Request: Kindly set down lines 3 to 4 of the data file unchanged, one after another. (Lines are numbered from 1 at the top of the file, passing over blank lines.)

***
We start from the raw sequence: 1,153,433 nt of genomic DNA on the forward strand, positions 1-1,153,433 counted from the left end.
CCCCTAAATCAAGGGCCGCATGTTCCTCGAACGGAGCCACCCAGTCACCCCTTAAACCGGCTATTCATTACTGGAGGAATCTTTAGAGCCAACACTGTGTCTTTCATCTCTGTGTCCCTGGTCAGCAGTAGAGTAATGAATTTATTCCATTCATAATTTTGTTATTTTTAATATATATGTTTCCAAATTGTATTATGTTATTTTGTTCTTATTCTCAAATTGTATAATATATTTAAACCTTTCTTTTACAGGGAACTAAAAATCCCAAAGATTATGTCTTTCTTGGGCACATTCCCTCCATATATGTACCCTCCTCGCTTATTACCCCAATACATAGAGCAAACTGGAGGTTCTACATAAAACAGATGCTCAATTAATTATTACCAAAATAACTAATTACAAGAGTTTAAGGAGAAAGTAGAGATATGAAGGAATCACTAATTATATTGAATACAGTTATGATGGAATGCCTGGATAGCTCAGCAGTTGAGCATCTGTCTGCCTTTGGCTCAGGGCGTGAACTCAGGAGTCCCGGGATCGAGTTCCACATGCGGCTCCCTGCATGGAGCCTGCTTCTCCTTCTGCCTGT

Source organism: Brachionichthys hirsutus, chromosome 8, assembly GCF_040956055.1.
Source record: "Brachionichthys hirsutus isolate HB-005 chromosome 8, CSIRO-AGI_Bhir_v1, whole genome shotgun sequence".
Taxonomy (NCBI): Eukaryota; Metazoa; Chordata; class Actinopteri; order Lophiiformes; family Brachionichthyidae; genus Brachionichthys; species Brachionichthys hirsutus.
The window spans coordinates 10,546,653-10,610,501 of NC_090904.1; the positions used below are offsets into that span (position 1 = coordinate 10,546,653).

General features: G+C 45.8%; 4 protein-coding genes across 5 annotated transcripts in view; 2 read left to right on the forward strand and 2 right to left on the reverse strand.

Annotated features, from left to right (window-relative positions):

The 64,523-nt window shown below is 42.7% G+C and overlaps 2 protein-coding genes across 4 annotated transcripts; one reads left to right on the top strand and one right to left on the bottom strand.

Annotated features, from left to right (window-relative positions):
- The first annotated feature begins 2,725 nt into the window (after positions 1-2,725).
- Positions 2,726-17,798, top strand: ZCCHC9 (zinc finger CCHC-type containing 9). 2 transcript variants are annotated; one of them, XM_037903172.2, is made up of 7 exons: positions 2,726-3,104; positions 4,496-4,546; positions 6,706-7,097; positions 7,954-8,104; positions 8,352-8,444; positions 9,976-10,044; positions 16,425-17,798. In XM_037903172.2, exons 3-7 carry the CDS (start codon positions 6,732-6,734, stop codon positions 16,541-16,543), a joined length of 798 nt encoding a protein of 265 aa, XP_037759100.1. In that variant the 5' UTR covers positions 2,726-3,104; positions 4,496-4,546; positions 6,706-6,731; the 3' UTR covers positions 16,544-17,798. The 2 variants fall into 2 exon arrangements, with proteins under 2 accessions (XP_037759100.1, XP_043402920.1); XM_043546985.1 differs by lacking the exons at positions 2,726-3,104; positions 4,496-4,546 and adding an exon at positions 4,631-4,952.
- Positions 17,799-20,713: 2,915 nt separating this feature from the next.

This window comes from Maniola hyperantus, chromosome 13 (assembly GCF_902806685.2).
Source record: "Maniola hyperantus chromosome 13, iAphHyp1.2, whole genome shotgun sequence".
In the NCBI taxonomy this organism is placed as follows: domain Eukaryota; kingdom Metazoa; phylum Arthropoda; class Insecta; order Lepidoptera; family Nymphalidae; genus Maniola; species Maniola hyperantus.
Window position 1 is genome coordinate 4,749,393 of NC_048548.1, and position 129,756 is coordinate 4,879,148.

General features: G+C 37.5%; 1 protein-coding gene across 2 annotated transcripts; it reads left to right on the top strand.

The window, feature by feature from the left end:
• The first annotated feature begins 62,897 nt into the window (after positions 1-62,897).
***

Source organism: Brachionichthys hirsutus, chromosome 8, assembly GCF_040956055.1.
Source record: "Brachionichthys hirsutus isolate HB-005 chromosome 8, CSIRO-AGI_Bhir_v1, whole genome shotgun sequence".